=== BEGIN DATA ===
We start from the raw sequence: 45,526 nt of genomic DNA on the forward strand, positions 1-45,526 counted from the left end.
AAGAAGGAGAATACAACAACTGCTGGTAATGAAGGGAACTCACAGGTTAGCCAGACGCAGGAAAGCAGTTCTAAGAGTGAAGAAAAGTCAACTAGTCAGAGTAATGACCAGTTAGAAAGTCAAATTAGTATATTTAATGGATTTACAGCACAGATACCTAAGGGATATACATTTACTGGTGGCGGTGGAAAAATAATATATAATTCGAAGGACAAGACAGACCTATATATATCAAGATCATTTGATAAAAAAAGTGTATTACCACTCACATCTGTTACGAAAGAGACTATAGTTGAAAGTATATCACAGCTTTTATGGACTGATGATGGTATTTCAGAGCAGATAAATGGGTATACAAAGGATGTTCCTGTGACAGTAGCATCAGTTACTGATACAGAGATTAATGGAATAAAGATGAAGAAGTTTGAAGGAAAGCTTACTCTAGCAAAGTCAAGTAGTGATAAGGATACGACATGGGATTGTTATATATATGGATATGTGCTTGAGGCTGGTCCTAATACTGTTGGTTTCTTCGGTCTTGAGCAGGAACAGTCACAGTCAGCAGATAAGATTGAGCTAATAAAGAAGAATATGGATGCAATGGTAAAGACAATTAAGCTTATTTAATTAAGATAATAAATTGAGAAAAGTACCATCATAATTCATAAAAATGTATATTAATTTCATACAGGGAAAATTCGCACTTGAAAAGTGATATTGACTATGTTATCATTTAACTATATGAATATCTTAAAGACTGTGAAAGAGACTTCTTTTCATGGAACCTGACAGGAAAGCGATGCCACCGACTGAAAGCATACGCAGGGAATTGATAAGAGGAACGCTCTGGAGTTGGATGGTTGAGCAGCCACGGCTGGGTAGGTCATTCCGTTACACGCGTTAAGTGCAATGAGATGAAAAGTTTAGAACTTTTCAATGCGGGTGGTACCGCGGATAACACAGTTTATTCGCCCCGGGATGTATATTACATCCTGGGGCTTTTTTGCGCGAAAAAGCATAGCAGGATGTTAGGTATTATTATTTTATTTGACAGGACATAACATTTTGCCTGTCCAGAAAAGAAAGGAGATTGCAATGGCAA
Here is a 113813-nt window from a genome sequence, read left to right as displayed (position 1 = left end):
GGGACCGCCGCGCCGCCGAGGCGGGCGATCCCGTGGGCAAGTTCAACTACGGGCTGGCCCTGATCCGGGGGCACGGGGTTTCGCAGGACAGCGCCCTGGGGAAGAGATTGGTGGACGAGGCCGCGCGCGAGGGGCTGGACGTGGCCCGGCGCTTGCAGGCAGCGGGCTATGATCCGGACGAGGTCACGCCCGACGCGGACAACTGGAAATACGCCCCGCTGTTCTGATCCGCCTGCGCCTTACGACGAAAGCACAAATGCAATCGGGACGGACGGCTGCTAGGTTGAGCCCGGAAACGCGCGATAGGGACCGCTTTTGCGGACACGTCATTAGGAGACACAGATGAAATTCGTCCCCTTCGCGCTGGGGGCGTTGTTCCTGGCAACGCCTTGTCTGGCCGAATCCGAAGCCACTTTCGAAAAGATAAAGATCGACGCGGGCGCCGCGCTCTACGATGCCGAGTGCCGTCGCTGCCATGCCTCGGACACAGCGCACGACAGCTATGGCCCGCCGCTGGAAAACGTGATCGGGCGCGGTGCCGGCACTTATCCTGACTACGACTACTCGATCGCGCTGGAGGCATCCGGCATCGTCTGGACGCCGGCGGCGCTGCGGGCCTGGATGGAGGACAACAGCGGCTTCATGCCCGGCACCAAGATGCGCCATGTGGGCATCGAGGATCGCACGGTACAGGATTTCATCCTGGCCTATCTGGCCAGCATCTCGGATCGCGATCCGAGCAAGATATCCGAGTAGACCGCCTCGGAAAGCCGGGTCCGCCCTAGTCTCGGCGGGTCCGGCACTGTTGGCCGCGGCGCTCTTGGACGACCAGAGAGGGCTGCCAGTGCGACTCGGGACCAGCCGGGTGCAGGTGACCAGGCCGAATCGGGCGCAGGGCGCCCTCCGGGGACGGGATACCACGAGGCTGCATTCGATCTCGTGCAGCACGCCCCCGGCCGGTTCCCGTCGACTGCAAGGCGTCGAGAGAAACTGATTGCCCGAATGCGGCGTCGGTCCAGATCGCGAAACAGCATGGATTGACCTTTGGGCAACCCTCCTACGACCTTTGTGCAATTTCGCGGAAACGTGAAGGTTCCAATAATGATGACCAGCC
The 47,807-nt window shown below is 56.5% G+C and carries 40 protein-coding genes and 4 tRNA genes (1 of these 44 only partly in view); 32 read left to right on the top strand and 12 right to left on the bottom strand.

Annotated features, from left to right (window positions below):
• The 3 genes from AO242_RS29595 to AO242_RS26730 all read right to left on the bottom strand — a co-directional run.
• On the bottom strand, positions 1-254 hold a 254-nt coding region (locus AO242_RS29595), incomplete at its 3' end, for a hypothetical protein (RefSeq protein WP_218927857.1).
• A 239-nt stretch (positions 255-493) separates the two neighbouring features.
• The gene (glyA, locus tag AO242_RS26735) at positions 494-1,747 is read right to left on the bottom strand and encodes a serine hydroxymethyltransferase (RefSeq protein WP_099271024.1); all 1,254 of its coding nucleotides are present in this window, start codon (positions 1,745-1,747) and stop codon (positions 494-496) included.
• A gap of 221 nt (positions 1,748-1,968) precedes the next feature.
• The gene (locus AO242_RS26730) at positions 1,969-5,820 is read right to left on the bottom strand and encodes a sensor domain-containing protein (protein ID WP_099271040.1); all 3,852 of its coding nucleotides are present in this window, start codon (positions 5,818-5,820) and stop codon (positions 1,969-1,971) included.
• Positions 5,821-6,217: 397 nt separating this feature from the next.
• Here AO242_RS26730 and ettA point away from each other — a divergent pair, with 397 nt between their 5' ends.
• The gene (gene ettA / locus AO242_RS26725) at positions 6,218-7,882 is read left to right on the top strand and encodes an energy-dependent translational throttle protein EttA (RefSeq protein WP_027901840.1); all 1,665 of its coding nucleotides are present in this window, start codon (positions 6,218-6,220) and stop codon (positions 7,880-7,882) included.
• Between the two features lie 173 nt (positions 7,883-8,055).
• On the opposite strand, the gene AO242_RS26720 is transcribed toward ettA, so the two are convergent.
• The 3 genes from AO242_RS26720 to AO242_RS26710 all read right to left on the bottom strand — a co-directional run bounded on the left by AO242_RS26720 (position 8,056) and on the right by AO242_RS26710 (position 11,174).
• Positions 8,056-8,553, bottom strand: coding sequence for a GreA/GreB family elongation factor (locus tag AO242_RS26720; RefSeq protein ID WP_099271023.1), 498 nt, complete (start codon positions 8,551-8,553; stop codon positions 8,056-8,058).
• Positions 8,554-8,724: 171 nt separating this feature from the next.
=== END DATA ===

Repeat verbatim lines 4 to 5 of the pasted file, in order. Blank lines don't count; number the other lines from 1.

GGGACCGCCGCGCCGCCGAGGCGGGCGATCCCGTGGGCAAGTTCAACTACGGGCTGGCCCTGATCCGGGGGCACGGGGTTTCGCAGGACAGCGCCCTGGGGAAGAGATTGGTGGACGAGGCCGCGCGCGAGGGGCTGGACGTGGCCCGGCGCTTGCAGGCAGCGGGCTATGATCCGGACGAGGTCACGCCCGACGCGGACAACTGGAAATACGCCCCGCTGTTCTGATCCGCCTGCGCCTTACGACGAAAGCACAAATGCAATCGGGACGGACGGCTGCTAGGTTGAGCCCGGAAACGCGCGATAGGGACCGCTTTTGCGGACACGTCATTAGGAGACACAGATGAAATTCGTCCCCTTCGCGCTGGGGGCGTTGTTCCTGGCAACGCCTTGTCTGGCCGAATCCGAAGCCACTTTCGAAAAGATAAAGATCGACGCGGGCGCCGCGCTCTACGATGCCGAGTGCCGTCGCTGCCATGCCTCGGACACAGCGCACGACAGCTATGGCCCGCCGCTGGAAAACGTGATCGGGCGCGGTGCCGGCACTTATCCTGACTACGACTACTCGATCGCGCTGGAGGCATCCGGCATCGTCTGGACGCCGGCGGCGCTGCGGGCCTGGATGGAGGACAACAGCGGCTTCATGCCCGGCACCAAGATGCGCCATGTGGGCATCGAGGATCGCACGGTACAGGATTTCATCCTGGCCTATCTGGCCAGCATCTCGGATCGCGATCCGAGCAAGATATCCGAGTAGACCGCCTCGGAAAGCCGGGTCCGCCCTAGTCTCGGCGGGTCCGGCACTGTTGGCCGCGGCGCTCTTGGACGACCAGAGAGGGCTGCCAGTGCGACTCGGGACCAGCCGGGTGCAGGTGACCAGGCCGAATCGGGCGCAGGGCGCCCTCCGGGGACGGGATACCACGAGGCTGCATTCGATCTCGTGCAGCACGCCCCCGGCCGGTTCCCGTCGACTGCAAGGCGTCGAGAGAAACTGATTGCCCGAATGCGGCGTCGGTCCAGATCGCGAAACAGCATGGATTGACCTTTGGGCAACCCTCCTACGACCTTTGTGCAATTTCGCGGAAACGTGAAGGTTCCAATAATGATGACCAGCC
The 47,807-nt window shown below is 56.5% G+C and carries 40 protein-coding genes and 4 tRNA genes (1 of these 44 only partly in view); 32 read left to right on the top strand and 12 right to left on the bottom strand.